Includes CBS radio scripts of his coverage of World War II in Europe, post-war documentaries and transcripts from the CBS Rome news bureau, 1951-1953, and from The World Tonight, 1961-1965. Also includes other papers.
A newspaper, radio and television journalist, Cassidy spent most of his career as a foreign correspondent and executive for the Associated Press, NBC and Radio Free Europe. His radio scripts form the bulk of the collection and include scripts written in Paris, 1945-1950, for Report on Europe and those written in the United States, 1953-1955, for Heart of the News, News of the World, World News Roundup and other programs.
Sound recording of four parodies of CBS news figures and operations by Ham O'Hara. Spoofed is Walter Cronkite's D-Day re-visited interview with Dwight Eisenhower (featuring Mel Brooks), The Bird, an international satellite broadcast, I've Got a Secret, and Harry Reasoner's narration of a version of "The Night Before Christmas" entitled "Cronkiter's Christmas Carol."
Includes personal and biographical files, professional and audience correspondence, speeches and writings, background material and scripts for Edward R. Murrow and the News, Report to the West and other CBS television news programs.
The collection is best for the years 1956-1967 and includes a wide variety of materials pertaining to his association with ABC as a newsman and vice-president of news, special events and public affairs, 1953-1967. Fragmentary early material includes a scrapbook on events covered by Daly as White House correspondent for WJSV, Washington, DC, 1938-1939, correspondence and scripts for CBS Is There (later known as You Are There), The Front Page, his coverage of the Italian theater during World War II and "The Sangamon," an Edgar Lee Masters radio play. There are no scripts dating from the later period covered but there are office memos, fan mail and publicity for Daly's television programs. Additional files pertain to ABC news administration and operation, outside speaking engagements, involvement with professional groups such as the National Association of Radio and Television Broadcasters and coverage of political conventions. Collection includes three disc recordings and 53 photographs.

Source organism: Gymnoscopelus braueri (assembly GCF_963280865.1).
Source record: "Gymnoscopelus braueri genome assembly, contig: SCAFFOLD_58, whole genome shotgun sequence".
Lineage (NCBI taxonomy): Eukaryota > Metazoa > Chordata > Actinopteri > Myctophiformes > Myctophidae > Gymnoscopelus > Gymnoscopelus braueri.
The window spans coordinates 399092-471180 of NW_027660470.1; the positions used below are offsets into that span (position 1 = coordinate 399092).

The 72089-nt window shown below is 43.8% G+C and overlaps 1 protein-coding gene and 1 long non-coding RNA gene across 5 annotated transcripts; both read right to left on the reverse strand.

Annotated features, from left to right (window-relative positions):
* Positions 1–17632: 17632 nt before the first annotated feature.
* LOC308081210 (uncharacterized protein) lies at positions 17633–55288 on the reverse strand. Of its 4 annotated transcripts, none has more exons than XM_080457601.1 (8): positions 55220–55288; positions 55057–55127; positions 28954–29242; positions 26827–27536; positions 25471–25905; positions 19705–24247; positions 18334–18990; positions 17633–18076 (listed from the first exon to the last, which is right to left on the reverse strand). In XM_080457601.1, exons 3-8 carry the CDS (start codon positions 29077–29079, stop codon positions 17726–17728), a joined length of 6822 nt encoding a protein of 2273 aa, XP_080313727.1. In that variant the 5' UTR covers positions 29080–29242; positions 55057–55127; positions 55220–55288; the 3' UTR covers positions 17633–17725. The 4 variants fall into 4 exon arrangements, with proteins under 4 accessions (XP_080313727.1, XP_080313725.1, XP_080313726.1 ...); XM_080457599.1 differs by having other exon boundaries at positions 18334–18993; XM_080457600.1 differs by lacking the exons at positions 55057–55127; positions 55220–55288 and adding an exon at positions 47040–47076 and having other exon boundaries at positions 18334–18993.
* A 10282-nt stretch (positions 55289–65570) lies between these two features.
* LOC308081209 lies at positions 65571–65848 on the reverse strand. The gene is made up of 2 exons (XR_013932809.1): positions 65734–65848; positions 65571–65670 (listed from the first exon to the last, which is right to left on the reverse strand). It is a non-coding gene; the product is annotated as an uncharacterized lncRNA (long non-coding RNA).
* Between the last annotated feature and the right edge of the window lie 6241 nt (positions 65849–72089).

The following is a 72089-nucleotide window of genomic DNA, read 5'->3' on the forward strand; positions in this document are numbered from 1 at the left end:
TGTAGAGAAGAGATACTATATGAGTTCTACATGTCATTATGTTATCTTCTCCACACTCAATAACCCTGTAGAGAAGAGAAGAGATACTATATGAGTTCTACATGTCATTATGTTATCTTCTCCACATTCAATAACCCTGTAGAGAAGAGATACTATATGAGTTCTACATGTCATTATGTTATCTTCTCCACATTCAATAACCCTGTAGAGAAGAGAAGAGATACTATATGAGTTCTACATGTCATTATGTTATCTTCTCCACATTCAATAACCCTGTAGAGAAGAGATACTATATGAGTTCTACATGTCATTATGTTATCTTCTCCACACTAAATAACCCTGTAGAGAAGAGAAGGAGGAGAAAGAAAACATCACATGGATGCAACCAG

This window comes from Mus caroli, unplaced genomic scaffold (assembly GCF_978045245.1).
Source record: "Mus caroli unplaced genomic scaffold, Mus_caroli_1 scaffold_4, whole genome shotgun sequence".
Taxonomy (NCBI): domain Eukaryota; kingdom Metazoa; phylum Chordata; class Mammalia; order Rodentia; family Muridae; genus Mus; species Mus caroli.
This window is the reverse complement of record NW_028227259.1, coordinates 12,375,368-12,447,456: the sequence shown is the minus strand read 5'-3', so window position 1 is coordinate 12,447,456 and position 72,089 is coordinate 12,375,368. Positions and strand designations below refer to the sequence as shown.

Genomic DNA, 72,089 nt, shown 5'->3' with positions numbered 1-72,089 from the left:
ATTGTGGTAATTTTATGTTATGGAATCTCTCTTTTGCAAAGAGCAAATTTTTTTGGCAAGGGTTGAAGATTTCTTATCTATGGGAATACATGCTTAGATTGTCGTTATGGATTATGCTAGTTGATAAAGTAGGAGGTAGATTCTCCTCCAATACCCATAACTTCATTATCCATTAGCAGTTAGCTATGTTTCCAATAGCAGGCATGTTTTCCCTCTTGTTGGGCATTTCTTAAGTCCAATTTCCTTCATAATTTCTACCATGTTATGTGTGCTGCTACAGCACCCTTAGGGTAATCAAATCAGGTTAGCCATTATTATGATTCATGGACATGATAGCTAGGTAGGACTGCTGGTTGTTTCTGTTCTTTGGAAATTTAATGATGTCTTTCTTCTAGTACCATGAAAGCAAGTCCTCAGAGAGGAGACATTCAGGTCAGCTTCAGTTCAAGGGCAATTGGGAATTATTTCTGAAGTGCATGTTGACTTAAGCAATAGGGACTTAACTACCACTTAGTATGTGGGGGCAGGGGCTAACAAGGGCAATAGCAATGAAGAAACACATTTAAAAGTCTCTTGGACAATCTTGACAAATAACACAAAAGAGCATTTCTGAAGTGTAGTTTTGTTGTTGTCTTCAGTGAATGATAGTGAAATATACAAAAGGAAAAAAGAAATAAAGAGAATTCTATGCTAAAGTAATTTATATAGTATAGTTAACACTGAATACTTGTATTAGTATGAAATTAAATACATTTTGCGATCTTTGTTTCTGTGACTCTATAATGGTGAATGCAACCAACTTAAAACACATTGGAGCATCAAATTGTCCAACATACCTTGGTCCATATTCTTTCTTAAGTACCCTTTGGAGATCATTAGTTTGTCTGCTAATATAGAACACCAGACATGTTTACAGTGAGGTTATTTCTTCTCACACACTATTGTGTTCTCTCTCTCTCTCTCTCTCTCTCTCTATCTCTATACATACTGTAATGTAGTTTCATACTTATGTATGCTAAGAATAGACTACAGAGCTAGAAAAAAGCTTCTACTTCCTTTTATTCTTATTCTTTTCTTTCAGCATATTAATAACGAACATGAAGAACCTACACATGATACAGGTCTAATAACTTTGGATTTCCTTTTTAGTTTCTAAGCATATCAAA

Papers of a writer for stage, screen, radio and television. Includes scripts for two radio plays: "The Meanest Man in the World," broadcast January 8, 1952 on Theatre Guild on the Air and "The Spectacle Lady" broadcast on May 5, 1952 on Cavalcade of America.
With the exception of his farewell remarks broadcast on the Huntley-Brinkley Report, the holdings relate entirely to radio. The two series for which coverage is most complete are his daily five-minute editorials, Perspective on the News and Emphasis: Plain Talk. The tape recordings consist of editorials prepared under the auspices of Horizon Communications Corporation following his retirement from NBC.